Built in 1886, Two Rivers North Pierhead was relocated in 1975 from its original position (the end of the Two Rivers harbor breakwater). Displayed now at Rogers Street Fishing Village in Two Rivers, the light is the only example of a wood pierhead light surviving on the upper Great Lakes.
Visit Us Any Season
Manitowoc and Two Rivers are year-round destinations. Along the coast summers are refreshingly cool and excellent for being out on the water; the fall is beautiful and mild with wineries, apple farms, and an Ethnic Fest featuring foods from all over. Winter snow along the lake piles up in an artistic way. Enjoy live shows at our Capitol Civic Centre, one of the finest collections of art in a small town at the Rahr-West Art Museum, and ﬁne dining by a warm ﬁreplace. Manitowoc and Two Rivers both offer cross-country skiing, snowshoeing, and fat tire biking in the winter.
Coastal Wisconsin Food Trail
Everyone needs to eat. But for those who love to eat, check out the Wisconsin Coastal Food Trail. The trail offers a chance to try foods from wine, cheese, beer, butter, smoked fish, ice cream, chocolate, maple syrup, olive oil, produce, bakery, and meats.
Unlike traditional beer and wine trails, our Wisconsin Coastal Food Trail has family-friendly stops like Beerntsen’s Chocolates, Cedar Crest Ice Cream, Pine River Dairy, and Henning’s Cheese. You can get ice cream at any of those stops, but also butter, cheese, or chocolate.
No matter what season you stop, the Wisconsin Coastal Food Trail has unique offerings at each stop. Summer brings lighter beers at PetSkull Brewing and produce like strawberries from Wilfert Farms, which are in season. Visit the same places in the fall for dark beers and pumpkins and gourds.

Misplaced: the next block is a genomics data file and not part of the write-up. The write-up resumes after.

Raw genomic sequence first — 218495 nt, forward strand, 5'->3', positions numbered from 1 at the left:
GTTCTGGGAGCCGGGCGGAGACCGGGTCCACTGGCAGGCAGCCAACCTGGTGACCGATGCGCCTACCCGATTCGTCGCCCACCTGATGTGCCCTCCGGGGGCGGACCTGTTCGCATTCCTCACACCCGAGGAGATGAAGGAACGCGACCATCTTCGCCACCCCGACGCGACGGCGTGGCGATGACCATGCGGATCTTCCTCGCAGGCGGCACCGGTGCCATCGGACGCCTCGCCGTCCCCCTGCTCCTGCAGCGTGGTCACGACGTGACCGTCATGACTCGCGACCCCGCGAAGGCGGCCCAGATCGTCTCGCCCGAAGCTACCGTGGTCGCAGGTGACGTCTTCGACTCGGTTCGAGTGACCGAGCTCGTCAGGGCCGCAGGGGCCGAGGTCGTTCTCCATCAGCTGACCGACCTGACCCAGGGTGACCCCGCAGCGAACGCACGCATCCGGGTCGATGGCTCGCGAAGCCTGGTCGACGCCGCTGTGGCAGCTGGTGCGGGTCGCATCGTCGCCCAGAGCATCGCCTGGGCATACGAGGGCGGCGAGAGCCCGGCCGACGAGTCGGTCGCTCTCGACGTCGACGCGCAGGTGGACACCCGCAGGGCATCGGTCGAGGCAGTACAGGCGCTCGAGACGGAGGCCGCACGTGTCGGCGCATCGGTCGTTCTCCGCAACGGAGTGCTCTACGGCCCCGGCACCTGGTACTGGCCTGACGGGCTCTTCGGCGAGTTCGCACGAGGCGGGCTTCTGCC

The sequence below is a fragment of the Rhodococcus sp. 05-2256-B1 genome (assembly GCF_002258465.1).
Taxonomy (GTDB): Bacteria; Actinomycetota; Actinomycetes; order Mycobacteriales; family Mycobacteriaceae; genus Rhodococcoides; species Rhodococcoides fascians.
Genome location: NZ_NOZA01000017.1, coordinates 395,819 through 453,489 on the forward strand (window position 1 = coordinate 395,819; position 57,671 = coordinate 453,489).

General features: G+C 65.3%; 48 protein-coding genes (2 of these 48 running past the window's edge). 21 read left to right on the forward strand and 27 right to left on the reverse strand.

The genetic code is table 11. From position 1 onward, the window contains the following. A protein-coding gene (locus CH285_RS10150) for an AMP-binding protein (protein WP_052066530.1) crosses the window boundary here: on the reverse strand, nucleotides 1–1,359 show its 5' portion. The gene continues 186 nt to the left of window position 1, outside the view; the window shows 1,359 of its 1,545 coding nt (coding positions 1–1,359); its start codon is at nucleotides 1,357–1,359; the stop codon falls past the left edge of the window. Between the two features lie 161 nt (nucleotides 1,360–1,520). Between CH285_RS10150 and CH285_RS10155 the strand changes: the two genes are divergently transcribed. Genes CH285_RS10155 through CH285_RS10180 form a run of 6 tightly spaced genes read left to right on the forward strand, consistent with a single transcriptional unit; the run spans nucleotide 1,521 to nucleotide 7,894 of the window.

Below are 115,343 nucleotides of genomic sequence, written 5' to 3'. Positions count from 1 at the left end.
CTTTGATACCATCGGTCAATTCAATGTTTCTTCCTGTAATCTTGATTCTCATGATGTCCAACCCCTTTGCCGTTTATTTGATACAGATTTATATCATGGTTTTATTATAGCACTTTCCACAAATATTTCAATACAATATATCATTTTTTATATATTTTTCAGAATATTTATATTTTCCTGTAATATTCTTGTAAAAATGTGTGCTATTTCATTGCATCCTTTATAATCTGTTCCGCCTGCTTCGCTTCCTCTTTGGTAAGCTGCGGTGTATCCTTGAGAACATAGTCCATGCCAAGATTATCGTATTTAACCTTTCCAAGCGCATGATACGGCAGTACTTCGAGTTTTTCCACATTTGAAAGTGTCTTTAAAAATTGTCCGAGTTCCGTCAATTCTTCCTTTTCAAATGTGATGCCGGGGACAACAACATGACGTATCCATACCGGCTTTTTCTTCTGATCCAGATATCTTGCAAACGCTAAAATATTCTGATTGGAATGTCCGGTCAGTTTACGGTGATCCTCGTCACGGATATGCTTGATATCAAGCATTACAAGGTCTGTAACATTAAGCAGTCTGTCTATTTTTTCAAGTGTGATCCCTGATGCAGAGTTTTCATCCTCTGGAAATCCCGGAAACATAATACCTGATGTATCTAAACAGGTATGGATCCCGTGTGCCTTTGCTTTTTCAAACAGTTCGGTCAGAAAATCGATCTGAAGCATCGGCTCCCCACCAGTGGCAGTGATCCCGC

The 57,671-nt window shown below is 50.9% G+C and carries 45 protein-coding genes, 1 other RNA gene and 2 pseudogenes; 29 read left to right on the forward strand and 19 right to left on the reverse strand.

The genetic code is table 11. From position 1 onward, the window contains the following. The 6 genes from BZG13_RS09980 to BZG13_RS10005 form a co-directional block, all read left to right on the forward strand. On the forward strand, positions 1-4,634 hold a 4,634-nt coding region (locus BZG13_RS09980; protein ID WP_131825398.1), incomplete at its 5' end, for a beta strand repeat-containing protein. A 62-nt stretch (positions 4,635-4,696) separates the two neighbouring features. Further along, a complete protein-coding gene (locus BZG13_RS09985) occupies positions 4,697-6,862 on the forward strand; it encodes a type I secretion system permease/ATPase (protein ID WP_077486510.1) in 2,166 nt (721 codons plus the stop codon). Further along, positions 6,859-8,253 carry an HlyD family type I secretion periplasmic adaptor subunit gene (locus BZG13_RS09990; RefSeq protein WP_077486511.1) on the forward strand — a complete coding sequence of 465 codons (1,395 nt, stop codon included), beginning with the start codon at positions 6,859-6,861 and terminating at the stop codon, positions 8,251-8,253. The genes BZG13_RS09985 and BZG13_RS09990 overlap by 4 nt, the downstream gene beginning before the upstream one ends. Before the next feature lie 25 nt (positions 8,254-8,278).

The food trail showcases a lot of diversity and takes advantage of Lake Michigan and the milder climate that comes with being so close to the lake. At Susie Q Fish Market, you can get fresh whitefish and smelt from Lake Michigan. Inthewoods SugarBush takes advantage of the mild transitions from season to season to harvest sap to turn into maple syrup.
Rounding out the Food Trail with a final few stops could send you home with ingredients for a five-star dining experience. Get a choice cut of meat at Newton Meats, season it with oils and spices from the Hearty Olive. Serve that with an artisanal loaf of bread from Bakery on State and wash it all down with beverages from Cold Country Wines and Vines, Courthouse Pub, or Sabbatical Brewery.
Put all your senses to use on a visit to the coast. Listen to the sound of the waves hitting the shore, take in the museums and scenic beauty with your sight, smell the sea breeze mixed with the scent of baking bread, taste foods from all the stops on the Food Trail, and touch the sand and the water as you explore the coast of Lake Michigan.
This article first appeared in the Summer Issue (Jul/Aug) 2019 of Great Lakes Scuttlebutt magazine.